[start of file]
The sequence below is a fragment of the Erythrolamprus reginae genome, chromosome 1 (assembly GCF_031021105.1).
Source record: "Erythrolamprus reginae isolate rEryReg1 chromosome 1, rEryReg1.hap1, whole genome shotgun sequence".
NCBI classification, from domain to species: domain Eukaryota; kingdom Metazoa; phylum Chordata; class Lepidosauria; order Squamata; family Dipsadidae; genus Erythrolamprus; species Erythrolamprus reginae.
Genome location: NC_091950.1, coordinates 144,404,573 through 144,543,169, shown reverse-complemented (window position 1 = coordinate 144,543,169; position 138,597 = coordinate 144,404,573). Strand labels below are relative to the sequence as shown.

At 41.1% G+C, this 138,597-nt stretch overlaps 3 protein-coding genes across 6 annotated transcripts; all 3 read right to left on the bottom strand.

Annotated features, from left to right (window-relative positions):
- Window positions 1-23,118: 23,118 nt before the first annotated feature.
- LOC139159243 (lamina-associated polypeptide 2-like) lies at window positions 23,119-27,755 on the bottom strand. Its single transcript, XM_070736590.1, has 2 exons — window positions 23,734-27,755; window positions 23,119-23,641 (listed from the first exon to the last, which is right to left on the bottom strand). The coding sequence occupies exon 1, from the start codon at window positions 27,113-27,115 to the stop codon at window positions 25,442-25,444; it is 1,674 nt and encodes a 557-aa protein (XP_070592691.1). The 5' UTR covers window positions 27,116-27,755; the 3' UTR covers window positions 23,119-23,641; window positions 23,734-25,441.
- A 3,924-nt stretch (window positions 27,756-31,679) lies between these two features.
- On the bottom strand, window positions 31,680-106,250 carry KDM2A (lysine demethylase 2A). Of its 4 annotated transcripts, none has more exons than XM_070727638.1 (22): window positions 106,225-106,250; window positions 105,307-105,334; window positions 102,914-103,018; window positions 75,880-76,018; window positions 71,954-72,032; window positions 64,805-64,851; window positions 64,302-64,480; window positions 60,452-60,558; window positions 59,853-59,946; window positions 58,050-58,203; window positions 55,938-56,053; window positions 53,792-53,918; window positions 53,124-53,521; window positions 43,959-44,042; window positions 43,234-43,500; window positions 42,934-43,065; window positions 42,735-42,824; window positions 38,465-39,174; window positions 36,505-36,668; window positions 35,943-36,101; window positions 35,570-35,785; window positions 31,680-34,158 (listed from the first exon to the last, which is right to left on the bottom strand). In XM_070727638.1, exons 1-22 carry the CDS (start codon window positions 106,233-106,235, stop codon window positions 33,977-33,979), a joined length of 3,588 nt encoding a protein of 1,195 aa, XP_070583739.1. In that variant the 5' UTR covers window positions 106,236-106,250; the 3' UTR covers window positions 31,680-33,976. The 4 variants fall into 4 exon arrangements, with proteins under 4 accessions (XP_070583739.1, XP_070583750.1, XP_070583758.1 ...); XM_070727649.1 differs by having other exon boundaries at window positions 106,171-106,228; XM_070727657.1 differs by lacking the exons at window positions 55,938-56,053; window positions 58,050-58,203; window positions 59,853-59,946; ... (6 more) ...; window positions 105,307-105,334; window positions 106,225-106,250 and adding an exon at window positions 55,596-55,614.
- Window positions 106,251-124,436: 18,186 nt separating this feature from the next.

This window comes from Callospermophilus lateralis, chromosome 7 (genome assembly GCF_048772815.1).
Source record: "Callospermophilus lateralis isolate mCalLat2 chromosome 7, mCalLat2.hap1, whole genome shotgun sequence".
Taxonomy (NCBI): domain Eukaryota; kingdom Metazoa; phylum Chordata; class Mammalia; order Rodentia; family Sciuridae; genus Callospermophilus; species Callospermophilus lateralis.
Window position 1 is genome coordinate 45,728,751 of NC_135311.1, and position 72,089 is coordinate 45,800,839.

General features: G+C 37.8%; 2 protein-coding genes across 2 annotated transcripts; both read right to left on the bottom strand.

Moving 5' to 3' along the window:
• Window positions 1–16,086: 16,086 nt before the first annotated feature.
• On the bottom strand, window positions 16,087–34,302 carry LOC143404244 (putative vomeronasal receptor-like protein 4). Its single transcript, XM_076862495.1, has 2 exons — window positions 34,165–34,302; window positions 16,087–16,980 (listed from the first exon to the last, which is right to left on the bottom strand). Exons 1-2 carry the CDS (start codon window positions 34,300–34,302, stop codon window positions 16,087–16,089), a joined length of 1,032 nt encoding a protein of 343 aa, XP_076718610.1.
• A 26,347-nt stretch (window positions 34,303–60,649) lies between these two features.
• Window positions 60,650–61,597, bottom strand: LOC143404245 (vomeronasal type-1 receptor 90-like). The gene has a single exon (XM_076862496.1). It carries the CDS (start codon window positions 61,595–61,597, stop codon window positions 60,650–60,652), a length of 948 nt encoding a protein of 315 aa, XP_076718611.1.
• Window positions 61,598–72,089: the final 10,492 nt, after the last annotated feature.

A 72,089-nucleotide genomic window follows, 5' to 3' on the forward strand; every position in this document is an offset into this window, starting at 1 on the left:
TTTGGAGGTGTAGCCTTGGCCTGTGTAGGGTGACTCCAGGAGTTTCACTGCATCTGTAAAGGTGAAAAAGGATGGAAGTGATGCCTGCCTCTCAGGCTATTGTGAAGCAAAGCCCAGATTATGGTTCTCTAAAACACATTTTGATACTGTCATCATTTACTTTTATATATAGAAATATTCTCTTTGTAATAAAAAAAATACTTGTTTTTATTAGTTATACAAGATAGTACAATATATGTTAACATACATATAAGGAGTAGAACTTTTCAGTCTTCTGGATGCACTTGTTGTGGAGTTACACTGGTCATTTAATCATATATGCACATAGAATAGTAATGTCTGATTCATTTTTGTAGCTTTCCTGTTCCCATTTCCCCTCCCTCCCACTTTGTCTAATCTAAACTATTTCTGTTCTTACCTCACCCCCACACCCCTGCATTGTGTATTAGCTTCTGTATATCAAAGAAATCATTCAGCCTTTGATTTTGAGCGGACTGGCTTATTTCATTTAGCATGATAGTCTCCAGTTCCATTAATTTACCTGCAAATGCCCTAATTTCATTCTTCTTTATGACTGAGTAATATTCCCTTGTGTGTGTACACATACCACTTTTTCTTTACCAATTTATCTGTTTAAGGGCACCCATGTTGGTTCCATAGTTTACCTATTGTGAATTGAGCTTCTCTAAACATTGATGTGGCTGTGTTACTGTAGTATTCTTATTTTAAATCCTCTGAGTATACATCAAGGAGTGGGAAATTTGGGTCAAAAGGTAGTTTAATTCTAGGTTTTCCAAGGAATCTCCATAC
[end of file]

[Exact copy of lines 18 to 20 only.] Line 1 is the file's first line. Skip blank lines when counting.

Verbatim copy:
• Window positions 1–16,086: 16,086 nt before the first annotated feature.
• On the bottom strand, window positions 16,087–34,302 carry LOC143404244 (putative vomeronasal receptor-like protein 4). Its single transcript, XM_076862495.1, has 2 exons — window positions 34,165–34,302; window positions 16,087–16,980 (listed from the first exon to the last, which is right to left on the bottom strand). Exons 1-2 carry the CDS (start codon window positions 34,300–34,302, stop codon window positions 16,087–16,089), a joined length of 1,032 nt encoding a protein of 343 aa, XP_076718610.1.
• A 26,347-nt stretch (window positions 34,303–60,649) lies between these two features.